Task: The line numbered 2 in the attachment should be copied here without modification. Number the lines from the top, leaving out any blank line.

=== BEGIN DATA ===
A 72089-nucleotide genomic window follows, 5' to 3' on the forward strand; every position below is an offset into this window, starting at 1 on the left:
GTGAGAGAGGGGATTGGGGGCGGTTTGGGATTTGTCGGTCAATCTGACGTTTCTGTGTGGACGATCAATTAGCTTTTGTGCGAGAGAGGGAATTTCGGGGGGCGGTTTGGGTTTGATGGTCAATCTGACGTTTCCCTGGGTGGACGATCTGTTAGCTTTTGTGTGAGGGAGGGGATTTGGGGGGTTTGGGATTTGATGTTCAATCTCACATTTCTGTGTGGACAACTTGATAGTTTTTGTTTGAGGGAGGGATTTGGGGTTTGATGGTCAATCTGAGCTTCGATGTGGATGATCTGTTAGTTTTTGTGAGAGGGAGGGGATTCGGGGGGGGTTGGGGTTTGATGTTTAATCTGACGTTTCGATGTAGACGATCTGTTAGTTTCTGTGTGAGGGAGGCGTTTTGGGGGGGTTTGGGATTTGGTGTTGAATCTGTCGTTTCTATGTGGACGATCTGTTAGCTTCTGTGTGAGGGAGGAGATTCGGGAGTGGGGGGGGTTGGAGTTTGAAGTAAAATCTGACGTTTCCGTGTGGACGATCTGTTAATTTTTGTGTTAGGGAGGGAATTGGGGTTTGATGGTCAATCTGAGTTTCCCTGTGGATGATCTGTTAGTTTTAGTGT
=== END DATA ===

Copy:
GTGAGAGAGGGGATTGGGGGCGGTTTGGGATTTGTCGGTCAATCTGACGTTTCTGTGTGGACGATCAATTAGCTTTTGTGCGAGAGAGGGAATTTCGGGGGGCGGTTTGGGTTTGATGGTCAATCTGACGTTTCCCTGGGTGGACGATCTGTTAGCTTTTGTGTGAGGGAGGGGATTTGGGGGGTTTGGGATTTGATGTTCAATCTCACATTTCTGTGTGGACAACTTGATAGTTTTTGTTTGAGGGAGGGATTTGGGGTTTGATGGTCAATCTGAGCTTCGATGTGGATGATCTGTTAGTTTTTGTGAGAGGGAGGGGATTCGGGGGGGGTTGGGGTTTGATGTTTAATCTGACGTTTCGATGTAGACGATCTGTTAGTTTCTGTGTGAGGGAGGCGTTTTGGGGGGGTTTGGGATTTGGTGTTGAATCTGTCGTTTCTATGTGGACGATCTGTTAGCTTCTGTGTGAGGGAGGAGATTCGGGAGTGGGGGGGGTTGGAGTTTGAAGTAAAATCTGACGTTTCCGTGTGGACGATCTGTTAATTTTTGTGTTAGGGAGGGAATTGGGGTTTGATGGTCAATCTGAGTTTCCCTGTGGATGATCTGTTAGTTTTAGTGT